January 27 2019 Coraggio curates 80s show at Contra Galleries
Whitehot Magazine and Contra Galleries present
The Art of New York: 1980s
The work of both late and living legends of 1980s New York City street art, graffiti and other seminal styles of urban work has been assembled by curator Linus Coraggio—sculptor, painter and instigator of the notorious Rivington School and Gas Station spaces in the 80s/90s Lower East Side underground art scene.
The creative luminaries featured include living pioneers such as Fab 5 Freddy, LA2 (Angel Ortiz), Al Diaz (SAMO©) and Rick Prol; as well as departed masters like Richard Hambleton, Keith Haring, Jean-Michel Basquiat and FA-Q; along with other surprise notables.
The premise of the show is to exhibit the famous alongside significant but lesser-known artists of the period.
“Expect to be blown away,” says Coraggio.
Opens February 1st and runs through mid-February.
Opening Press Preview (general public welcome): February 1st • 6-9 pm (click here to see Facebook event)
Opening gala: February 13th • 6-9 pm (click here to see Facebook event).
For info or appointments call (610) 613-4914.
General gallery hours M–F 12–6 pm.
October 15 2014 Coraggio gets three NYC shows in October
October 14 2014 The L.E.S. Scene: Then and Now
“The L.E.S. Scene: Then and Now”—which opens this Thursday and runs through the rest of the month—is a survey of artists that were active on the Lower East Side in the 80s, many of whom are still around, living and working in the area.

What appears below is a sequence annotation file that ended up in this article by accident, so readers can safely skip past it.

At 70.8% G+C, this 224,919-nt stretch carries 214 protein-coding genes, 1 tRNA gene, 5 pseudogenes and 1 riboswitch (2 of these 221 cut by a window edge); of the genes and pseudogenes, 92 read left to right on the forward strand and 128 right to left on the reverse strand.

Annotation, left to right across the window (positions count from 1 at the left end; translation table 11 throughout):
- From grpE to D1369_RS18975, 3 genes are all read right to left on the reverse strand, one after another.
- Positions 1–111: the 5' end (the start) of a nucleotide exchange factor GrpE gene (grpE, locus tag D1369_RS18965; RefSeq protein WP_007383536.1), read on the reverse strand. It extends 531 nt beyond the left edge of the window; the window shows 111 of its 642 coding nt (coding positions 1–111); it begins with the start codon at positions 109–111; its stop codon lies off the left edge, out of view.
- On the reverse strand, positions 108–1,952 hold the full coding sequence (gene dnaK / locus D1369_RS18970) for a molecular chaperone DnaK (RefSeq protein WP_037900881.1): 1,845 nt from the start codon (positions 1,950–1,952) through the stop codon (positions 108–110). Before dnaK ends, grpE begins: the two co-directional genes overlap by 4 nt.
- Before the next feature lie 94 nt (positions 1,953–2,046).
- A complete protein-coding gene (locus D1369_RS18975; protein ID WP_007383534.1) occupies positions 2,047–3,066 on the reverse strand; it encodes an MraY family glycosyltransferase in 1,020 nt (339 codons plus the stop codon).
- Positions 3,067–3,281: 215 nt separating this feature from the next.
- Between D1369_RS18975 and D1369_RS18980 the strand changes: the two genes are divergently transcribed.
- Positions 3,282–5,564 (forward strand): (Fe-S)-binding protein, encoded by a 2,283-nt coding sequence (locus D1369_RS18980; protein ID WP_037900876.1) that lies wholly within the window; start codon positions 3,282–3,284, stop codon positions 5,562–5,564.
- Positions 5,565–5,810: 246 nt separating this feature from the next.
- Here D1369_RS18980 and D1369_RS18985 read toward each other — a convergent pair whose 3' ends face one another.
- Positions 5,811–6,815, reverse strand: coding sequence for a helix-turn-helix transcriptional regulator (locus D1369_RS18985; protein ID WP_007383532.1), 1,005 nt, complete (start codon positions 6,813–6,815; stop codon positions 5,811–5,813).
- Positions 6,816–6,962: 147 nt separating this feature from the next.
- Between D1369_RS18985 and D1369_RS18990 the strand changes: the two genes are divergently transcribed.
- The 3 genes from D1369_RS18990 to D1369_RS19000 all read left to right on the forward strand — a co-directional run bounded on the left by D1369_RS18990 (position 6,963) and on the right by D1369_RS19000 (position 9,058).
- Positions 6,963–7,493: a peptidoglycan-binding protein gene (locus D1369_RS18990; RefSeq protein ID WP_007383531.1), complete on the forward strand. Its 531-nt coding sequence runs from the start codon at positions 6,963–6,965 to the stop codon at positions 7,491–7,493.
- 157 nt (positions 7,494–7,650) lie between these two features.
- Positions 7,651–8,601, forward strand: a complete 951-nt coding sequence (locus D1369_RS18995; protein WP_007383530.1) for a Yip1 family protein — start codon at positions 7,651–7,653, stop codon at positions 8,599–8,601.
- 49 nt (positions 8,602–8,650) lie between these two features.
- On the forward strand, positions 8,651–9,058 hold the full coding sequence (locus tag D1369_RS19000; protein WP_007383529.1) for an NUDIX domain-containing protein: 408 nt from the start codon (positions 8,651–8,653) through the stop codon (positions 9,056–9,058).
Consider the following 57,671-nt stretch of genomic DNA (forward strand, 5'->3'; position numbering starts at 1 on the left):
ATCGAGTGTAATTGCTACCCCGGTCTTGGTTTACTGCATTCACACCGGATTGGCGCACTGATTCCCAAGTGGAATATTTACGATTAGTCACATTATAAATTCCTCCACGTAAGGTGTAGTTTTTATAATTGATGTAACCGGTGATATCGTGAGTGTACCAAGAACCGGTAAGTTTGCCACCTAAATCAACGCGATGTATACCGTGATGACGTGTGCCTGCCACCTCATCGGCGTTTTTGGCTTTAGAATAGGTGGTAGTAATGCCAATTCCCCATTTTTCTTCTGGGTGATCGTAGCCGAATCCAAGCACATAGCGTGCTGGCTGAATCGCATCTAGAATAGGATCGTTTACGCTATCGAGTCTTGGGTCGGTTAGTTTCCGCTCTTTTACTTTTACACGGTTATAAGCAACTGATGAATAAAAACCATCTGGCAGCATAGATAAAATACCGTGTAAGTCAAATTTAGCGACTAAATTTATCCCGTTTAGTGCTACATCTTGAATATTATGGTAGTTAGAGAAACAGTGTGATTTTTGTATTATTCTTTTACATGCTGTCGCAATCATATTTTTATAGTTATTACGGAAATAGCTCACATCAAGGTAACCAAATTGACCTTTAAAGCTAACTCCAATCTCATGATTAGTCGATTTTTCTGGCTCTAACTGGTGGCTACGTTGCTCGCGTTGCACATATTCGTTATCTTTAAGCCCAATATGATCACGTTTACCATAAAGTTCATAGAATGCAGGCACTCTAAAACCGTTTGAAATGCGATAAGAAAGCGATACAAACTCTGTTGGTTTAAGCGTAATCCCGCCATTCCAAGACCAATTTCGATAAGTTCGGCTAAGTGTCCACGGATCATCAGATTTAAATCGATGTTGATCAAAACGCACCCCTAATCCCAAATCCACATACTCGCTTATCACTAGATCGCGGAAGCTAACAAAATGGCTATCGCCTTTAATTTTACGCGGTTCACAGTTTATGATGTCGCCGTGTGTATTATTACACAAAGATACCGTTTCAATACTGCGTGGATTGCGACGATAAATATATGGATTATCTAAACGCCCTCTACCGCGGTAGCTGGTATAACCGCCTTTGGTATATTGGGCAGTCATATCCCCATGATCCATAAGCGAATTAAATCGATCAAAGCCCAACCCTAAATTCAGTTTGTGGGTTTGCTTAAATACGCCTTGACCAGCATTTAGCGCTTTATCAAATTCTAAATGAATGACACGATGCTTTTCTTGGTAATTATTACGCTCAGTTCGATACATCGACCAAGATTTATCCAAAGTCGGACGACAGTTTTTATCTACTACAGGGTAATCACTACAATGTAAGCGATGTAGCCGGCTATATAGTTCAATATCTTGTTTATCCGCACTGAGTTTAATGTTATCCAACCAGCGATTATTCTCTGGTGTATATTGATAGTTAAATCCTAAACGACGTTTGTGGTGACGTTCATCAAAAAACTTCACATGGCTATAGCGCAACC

Coraggio’s “Forged Figurative Gear” candlestick will be exhibited—the only piece in the show to be displayed on a pedestal on the gallery floor, the rest being hung on the walls.
October 14 2014 (S)HE IS STILL HER(E)
Downtown NYC curator Johnny V invited Coraggio to participate in this homage to Lady Jaye—a Lower East Side fixture for a good twenty years or so, who passed away in 2007. Johnny said they were looking for “socio-sexual content” (which is certainly the most fitting tribute to Lady Jaye), so Linus contributed a piece entitled “Pussy”—an assemblage wall relief he originally created for a group show at The Gershwin Hotel in 1990 called “Sex, Death and Religion” (a reaction to the sort of second wave of Jesse Helms/Nancy Reagan-driven anti-sex and anti-art hysteria).
The opening night festivities are already over, but the artworks will remain up for about a month.